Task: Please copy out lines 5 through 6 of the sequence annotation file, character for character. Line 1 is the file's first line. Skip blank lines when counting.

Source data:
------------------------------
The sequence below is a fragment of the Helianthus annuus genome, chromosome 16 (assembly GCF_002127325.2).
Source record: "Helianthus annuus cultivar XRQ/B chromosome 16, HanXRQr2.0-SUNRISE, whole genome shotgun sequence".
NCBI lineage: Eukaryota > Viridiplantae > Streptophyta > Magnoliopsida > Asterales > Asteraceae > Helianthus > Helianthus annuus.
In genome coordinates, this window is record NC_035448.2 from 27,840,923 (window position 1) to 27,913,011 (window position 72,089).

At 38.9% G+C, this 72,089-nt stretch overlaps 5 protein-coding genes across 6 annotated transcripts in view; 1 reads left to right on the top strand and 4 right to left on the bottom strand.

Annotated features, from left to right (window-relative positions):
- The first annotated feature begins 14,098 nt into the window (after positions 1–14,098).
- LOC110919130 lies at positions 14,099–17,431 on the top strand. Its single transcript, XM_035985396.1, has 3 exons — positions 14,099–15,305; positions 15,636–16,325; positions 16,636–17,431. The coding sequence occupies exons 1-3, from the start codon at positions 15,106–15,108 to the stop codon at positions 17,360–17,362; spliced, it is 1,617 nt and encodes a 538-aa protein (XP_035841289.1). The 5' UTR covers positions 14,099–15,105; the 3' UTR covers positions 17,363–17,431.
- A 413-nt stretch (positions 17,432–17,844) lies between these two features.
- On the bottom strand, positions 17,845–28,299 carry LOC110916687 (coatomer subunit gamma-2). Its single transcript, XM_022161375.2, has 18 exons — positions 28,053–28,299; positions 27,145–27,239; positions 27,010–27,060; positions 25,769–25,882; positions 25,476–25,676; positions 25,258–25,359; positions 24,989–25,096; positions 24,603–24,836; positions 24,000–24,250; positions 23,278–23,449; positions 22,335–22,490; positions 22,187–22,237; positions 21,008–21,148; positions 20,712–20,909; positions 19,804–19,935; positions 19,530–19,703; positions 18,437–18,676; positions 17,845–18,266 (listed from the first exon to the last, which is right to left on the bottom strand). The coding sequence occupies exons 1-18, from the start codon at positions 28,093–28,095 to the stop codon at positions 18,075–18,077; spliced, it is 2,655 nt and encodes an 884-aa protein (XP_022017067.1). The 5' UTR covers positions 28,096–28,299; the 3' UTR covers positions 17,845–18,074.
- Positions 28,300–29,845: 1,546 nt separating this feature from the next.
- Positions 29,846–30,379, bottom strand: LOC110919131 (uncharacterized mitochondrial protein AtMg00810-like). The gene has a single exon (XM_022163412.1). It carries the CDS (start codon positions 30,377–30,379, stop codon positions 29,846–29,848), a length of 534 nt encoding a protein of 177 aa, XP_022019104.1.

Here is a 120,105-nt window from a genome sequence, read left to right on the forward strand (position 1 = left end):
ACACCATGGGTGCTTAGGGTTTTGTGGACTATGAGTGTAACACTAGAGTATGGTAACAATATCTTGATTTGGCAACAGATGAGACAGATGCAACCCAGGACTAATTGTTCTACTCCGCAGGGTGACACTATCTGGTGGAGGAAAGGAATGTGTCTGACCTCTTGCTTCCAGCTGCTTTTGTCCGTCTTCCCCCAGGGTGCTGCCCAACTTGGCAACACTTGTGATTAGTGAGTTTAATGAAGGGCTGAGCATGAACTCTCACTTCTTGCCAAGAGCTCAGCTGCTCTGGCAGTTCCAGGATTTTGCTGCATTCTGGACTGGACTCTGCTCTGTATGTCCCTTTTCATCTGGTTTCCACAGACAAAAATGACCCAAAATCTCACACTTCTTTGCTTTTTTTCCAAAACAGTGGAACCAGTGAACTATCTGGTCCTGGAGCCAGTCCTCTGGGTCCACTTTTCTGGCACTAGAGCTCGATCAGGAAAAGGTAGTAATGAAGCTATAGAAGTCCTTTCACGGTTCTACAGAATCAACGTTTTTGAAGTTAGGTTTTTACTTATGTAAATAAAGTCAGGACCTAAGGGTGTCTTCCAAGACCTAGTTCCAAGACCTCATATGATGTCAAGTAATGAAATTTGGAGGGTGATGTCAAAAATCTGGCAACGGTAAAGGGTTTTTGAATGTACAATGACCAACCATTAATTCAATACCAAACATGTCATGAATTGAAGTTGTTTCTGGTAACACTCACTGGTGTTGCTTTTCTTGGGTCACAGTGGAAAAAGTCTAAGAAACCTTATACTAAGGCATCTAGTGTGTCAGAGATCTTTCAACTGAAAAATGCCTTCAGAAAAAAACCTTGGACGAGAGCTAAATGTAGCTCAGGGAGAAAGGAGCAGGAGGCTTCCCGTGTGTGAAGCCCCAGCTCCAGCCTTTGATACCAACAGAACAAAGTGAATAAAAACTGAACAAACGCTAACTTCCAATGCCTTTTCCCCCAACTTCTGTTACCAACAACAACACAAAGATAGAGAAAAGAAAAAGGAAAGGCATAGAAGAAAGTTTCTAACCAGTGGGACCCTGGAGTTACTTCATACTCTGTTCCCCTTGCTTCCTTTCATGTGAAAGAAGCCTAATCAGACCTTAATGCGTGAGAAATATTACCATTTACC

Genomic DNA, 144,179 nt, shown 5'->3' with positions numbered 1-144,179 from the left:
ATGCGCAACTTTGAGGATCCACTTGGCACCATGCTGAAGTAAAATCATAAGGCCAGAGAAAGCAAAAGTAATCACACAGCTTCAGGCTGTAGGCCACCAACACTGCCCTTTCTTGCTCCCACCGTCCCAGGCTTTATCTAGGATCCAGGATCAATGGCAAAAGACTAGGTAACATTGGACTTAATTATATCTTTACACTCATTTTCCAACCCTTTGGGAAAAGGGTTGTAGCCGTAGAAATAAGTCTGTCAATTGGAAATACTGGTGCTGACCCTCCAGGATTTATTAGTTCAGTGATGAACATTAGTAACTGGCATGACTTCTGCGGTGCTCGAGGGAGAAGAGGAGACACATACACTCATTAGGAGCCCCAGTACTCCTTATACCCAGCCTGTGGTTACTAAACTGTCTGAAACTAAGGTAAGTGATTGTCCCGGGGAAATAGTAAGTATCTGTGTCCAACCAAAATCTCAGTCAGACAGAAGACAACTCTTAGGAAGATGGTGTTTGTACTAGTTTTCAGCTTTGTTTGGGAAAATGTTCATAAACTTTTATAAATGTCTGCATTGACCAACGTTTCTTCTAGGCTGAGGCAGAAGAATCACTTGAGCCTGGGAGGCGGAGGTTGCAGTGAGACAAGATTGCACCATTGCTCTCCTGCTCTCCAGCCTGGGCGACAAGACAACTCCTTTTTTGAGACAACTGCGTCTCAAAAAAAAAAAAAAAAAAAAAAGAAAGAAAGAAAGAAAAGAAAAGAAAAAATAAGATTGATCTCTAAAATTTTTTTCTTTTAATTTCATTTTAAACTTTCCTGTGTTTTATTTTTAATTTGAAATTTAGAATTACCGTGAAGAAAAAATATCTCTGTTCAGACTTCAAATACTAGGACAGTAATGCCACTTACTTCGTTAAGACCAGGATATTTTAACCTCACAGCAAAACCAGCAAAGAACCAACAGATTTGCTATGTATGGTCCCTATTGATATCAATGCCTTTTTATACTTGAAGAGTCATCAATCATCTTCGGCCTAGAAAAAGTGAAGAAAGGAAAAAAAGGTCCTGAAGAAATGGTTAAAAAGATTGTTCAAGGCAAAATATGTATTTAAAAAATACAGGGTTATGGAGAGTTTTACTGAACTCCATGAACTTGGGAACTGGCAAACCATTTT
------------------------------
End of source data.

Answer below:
At 38.9% G+C, this 72,089-nt stretch overlaps 5 protein-coding genes across 6 annotated transcripts in view; 1 reads left to right on the top strand and 4 right to left on the bottom strand.

Annotated features, from left to right (window-relative positions):